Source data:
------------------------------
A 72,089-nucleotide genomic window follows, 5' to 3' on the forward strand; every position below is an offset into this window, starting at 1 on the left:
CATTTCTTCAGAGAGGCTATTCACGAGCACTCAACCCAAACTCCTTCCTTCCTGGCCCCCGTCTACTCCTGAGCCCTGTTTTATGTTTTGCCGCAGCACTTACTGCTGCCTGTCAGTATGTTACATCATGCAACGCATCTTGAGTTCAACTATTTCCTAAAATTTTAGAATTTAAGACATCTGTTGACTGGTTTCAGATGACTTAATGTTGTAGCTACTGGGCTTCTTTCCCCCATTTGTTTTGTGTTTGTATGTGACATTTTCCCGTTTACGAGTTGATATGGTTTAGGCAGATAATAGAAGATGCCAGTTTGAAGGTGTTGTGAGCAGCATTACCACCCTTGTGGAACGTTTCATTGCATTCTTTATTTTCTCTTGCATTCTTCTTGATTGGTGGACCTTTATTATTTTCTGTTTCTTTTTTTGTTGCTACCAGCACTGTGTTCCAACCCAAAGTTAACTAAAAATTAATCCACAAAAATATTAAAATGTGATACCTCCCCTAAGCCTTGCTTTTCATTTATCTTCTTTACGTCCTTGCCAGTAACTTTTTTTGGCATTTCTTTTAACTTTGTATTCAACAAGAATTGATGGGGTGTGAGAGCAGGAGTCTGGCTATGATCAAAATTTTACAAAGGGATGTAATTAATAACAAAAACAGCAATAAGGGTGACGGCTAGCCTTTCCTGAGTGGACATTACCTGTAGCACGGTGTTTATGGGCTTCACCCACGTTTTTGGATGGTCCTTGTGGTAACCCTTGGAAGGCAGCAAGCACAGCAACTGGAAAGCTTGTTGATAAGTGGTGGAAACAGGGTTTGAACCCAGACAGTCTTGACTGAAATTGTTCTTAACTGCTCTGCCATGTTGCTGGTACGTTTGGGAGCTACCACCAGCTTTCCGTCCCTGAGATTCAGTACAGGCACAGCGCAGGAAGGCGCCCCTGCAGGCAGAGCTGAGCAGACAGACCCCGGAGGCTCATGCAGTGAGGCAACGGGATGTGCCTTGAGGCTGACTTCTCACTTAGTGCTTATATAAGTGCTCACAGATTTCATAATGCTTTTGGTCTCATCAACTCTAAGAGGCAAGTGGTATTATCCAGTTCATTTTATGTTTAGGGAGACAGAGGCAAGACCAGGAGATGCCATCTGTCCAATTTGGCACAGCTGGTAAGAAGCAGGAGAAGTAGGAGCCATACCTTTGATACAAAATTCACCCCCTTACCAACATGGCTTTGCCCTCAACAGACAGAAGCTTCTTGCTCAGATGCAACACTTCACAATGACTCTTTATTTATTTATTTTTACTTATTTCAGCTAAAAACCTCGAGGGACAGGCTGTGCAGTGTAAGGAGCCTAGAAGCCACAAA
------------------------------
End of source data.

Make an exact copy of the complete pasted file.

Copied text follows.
A 72,089-nucleotide genomic window follows, 5' to 3' on the forward strand; every position below is an offset into this window, starting at 1 on the left:
CATTTCTTCAGAGAGGCTATTCACGAGCACTCAACCCAAACTCCTTCCTTCCTGGCCCCCGTCTACTCCTGAGCCCTGTTTTATGTTTTGCCGCAGCACTTACTGCTGCCTGTCAGTATGTTACATCATGCAACGCATCTTGAGTTCAACTATTTCCTAAAATTTTAGAATTTAAGACATCTGTTGACTGGTTTCAGATGACTTAATGTTGTAGCTACTGGGCTTCTTTCCCCCATTTGTTTTGTGTTTGTATGTGACATTTTCCCGTTTACGAGTTGATATGGTTTAGGCAGATAATAGAAGATGCCAGTTTGAAGGTGTTGTGAGCAGCATTACCACCCTTGTGGAACGTTTCATTGCATTCTTTATTTTCTCTTGCATTCTTCTTGATTGGTGGACCTTTATTATTTTCTGTTTCTTTTTTTGTTGCTACCAGCACTGTGTTCCAACCCAAAGTTAACTAAAAATTAATCCACAAAAATATTAAAATGTGATACCTCCCCTAAGCCTTGCTTTTCATTTATCTTCTTTACGTCCTTGCCAGTAACTTTTTTTGGCATTTCTTTTAACTTTGTATTCAACAAGAATTGATGGGGTGTGAGAGCAGGAGTCTGGCTATGATCAAAATTTTACAAAGGGATGTAATTAATAACAAAAACAGCAATAAGGGTGACGGCTAGCCTTTCCTGAGTGGACATTACCTGTAGCACGGTGTTTATGGGCTTCACCCACGTTTTTGGATGGTCCTTGTGGTAACCCTTGGAAGGCAGCAAGCACAGCAACTGGAAAGCTTGTTGATAAGTGGTGGAAACAGGGTTTGAACCCAGACAGTCTTGACTGAAATTGTTCTTAACTGCTCTGCCATGTTGCTGGTACGTTTGGGAGCTACCACCAGCTTTCCGTCCCTGAGATTCAGTACAGGCACAGCGCAGGAAGGCGCCCCTGCAGGCAGAGCTGAGCAGACAGACCCCGGAGGCTCATGCAGTGAGGCAACGGGATGTGCCTTGAGGCTGACTTCTCACTTAGTGCTTATATAAGTGCTCACAGATTTCATAATGCTTTTGGTCTCATCAACTCTAAGAGGCAAGTGGTATTATCCAGTTCATTTTATGTTTAGGGAGACAGAGGCAAGACCAGGAGATGCCATCTGTCCAATTTGGCACAGCTGGTAAGAAGCAGGAGAAGTAGGAGCCATACCTTTGATACAAAATTCACCCCCTTACCAACATGGCTTTGCCCTCAACAGACAGAAGCTTCTTGCTCAGATGCAACACTTCACAATGACTCTTTATTTATTTATTTTTACTTATTTCAGCTAAAAACCTCGAGGGACAGGCTGTGCAGTGTAAGGAGCCTAGAAGCCACAAA